Think of this as your retail storefront: you wouldn’t want to have to call up a general contractor when you want to change your displays to go with the seasons? Or when you have new merchandise arrive? Or if you have a new promotion you want to offer? Why would you want to hire or have a web developer on retainer for all the weekly or monthly activities that are an integral part of your business? You want them for the exceptions, not the rule.
This is not to say that you have to be the one doing everything in your business. But you also don’t hire a general contractor to move a display case – you hire a slightly skilled laborer to do the work and you direct it. That makes you nimble, cost-effective, and smart.
If your website is going to be large store (ecommerce) or a platform for sharing, reviewing, or with forums, depending on the size, capability and traffic you may be better off with a more full-functioned platform instead of WordPress: something like drupal or joomla. Then you really need a website developer.
NOTE: When I refer to WordPress I mean WordPress as a content management system that’s open source, free, and easily available from your website hosting provider – see below. I’m not referring to the free blog you can get on WordPress.com – that would be an example of using another company’s website to do your business – you don’t want to do that.
How do you get a domain name and start your website?
The process of getting a website is actually 2 separate parts, although some websites would have you believe its all one because they make more money that way.
Buy a domain name – this can be done at Verio.com, GKG.net, TuCowsInc.com Worldwide there were the first group of 34 registrars for names. You buy the name here and park it – don’t necessarily go on to the next step at the domain registrar to choose them as your host as well.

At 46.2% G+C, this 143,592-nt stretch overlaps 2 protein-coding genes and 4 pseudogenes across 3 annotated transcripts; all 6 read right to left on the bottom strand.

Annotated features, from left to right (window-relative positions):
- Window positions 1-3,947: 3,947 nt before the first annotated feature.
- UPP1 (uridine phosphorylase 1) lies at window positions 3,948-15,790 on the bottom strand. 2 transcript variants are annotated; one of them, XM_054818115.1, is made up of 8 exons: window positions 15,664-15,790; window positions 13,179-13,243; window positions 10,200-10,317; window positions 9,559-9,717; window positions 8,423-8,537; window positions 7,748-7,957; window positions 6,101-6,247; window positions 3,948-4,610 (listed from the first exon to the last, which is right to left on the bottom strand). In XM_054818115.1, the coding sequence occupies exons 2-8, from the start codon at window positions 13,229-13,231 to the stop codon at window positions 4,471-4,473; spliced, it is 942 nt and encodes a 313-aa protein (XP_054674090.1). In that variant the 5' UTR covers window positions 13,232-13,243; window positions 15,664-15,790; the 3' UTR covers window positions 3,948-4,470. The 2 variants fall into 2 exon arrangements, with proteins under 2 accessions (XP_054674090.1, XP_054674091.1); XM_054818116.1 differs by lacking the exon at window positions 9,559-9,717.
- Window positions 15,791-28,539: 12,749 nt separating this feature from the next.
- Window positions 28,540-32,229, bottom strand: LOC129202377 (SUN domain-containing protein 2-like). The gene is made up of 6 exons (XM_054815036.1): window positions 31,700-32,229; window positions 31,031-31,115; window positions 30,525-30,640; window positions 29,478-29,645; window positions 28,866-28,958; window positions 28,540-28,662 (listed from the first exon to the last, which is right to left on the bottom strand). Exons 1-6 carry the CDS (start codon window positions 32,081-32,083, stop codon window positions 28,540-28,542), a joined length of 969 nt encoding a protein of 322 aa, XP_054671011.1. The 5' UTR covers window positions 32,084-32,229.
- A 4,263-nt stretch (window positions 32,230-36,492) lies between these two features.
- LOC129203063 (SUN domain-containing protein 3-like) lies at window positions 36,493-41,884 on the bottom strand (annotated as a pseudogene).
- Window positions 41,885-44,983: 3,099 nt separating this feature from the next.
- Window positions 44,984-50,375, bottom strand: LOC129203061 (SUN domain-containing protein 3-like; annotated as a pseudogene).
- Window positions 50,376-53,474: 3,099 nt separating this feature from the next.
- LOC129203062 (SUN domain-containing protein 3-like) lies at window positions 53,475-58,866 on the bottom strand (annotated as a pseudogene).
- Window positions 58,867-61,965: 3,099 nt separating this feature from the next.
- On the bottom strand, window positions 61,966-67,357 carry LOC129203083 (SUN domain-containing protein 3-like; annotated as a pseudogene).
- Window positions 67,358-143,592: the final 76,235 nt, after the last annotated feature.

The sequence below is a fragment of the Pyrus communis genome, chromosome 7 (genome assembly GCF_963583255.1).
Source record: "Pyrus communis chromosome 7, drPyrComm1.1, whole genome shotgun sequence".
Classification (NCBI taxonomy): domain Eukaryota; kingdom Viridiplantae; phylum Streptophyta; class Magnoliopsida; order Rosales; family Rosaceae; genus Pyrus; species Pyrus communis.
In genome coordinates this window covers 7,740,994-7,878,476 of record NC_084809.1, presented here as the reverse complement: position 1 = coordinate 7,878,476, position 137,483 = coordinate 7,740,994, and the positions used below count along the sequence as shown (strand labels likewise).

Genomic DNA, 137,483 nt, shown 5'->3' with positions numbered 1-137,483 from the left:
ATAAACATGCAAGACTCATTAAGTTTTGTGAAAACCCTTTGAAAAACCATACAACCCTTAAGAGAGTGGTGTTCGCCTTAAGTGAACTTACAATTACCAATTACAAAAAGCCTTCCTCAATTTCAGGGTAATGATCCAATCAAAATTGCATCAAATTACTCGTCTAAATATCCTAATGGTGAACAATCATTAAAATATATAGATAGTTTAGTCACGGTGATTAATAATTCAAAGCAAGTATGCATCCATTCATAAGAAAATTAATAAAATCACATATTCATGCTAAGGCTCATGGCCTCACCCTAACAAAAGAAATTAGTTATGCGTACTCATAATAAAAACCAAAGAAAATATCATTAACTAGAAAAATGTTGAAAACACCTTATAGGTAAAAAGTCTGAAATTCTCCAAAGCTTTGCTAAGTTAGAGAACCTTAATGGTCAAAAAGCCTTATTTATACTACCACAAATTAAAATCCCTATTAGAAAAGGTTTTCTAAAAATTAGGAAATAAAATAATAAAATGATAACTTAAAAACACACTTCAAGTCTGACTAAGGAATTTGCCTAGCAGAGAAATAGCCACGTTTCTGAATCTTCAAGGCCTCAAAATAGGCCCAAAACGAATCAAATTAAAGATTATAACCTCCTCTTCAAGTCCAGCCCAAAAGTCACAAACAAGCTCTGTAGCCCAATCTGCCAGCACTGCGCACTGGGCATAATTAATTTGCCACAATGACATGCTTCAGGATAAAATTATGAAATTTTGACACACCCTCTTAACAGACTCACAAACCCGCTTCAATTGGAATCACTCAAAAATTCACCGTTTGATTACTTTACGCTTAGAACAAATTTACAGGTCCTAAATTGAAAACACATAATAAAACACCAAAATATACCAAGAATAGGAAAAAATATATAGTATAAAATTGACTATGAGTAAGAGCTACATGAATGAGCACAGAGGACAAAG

Domain names cost about $8-$12 per year. The more years you buy, the lower the annual price. Buying more years gives everyone, including Google, the impression you’re a stable business – so buy at least 3 years of registration if you can.
Choose someone to host your domain: a website hosting provider. This will be a service that provides a computer on the internet for the code that makes up your website. You don’t want your website on your own computer – then everyone in the world can come and visit your computer! Instead, companies exist that have lots of computers (servers) specifically set up to store and run the code that is your website. You want one that is designed to host the kind of website you’ll have with the service you want. If you have a WordPress site then I recommend Bluehost.com because they keep their system code up to date and optimized for WordPress, they have very good service by phone, and they’re inexpensive. Hostgator.com is another good option for WordPress.
I don’t recommend GoDaddy – their service is ok, but their code is often not up to date for WordPress, and their performance isn’t great (meaning your website will be slow – kiss of death).
Another option is to have your web developer resell hosting to you. That’s when they have an agreement with a hosting provider to resell the hosting services, usually at a slight premium so they can make some money. Make sure you know whether this is what you’re getting if you’re going through a web developer. There’s nothing wrong with this, but transparency is a good foundation for a partnership.